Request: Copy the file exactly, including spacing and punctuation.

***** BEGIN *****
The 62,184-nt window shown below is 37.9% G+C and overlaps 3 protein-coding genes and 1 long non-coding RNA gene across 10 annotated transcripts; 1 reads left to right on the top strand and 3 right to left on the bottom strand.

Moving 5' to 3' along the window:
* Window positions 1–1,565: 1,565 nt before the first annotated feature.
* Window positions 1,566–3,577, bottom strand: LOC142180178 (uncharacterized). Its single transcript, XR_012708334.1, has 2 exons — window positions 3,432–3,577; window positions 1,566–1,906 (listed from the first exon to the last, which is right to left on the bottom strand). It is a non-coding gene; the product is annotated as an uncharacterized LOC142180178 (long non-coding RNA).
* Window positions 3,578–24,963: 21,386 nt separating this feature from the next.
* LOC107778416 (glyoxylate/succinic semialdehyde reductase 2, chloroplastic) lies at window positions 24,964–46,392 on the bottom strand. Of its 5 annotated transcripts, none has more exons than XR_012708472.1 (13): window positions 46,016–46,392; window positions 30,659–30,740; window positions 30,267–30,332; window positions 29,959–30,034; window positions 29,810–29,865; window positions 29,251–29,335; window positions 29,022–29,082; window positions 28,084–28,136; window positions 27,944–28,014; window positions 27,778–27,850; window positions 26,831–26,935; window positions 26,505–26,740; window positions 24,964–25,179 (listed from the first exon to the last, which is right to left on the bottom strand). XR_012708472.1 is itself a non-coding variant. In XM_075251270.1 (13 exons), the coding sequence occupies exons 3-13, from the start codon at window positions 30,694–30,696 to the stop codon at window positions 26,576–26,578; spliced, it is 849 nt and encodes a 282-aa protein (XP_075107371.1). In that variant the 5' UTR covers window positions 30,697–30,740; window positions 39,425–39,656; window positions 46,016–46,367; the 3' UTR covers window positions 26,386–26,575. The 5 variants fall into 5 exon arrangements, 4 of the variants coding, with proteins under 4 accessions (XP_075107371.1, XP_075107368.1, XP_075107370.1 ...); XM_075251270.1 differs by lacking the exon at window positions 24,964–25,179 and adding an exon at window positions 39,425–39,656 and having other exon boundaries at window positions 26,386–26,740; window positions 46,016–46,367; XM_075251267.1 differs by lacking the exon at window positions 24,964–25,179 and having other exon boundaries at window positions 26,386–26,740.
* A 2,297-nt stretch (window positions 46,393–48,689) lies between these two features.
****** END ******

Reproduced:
The 62,184-nt window shown below is 37.9% G+C and overlaps 3 protein-coding genes and 1 long non-coding RNA gene across 10 annotated transcripts; 1 reads left to right on the top strand and 3 right to left on the bottom strand.

Moving 5' to 3' along the window:
* Window positions 1–1,565: 1,565 nt before the first annotated feature.
* Window positions 1,566–3,577, bottom strand: LOC142180178 (uncharacterized). Its single transcript, XR_012708334.1, has 2 exons — window positions 3,432–3,577; window positions 1,566–1,906 (listed from the first exon to the last, which is right to left on the bottom strand). It is a non-coding gene; the product is annotated as an uncharacterized LOC142180178 (long non-coding RNA).
* Window positions 3,578–24,963: 21,386 nt separating this feature from the next.
* LOC107778416 (glyoxylate/succinic semialdehyde reductase 2, chloroplastic) lies at window positions 24,964–46,392 on the bottom strand. Of its 5 annotated transcripts, none has more exons than XR_012708472.1 (13): window positions 46,016–46,392; window positions 30,659–30,740; window positions 30,267–30,332; window positions 29,959–30,034; window positions 29,810–29,865; window positions 29,251–29,335; window positions 29,022–29,082; window positions 28,084–28,136; window positions 27,944–28,014; window positions 27,778–27,850; window positions 26,831–26,935; window positions 26,505–26,740; window positions 24,964–25,179 (listed from the first exon to the last, which is right to left on the bottom strand). XR_012708472.1 is itself a non-coding variant. In XM_075251270.1 (13 exons), the coding sequence occupies exons 3-13, from the start codon at window positions 30,694–30,696 to the stop codon at window positions 26,576–26,578; spliced, it is 849 nt and encodes a 282-aa protein (XP_075107371.1). In that variant the 5' UTR covers window positions 30,697–30,740; window positions 39,425–39,656; window positions 46,016–46,367; the 3' UTR covers window positions 26,386–26,575. The 5 variants fall into 5 exon arrangements, 4 of the variants coding, with proteins under 4 accessions (XP_075107371.1, XP_075107368.1, XP_075107370.1 ...); XM_075251270.1 differs by lacking the exon at window positions 24,964–25,179 and adding an exon at window positions 39,425–39,656 and having other exon boundaries at window positions 26,386–26,740; window positions 46,016–46,367; XM_075251267.1 differs by lacking the exon at window positions 24,964–25,179 and having other exon boundaries at window positions 26,386–26,740.
* A 2,297-nt stretch (window positions 46,393–48,689) lies between these two features.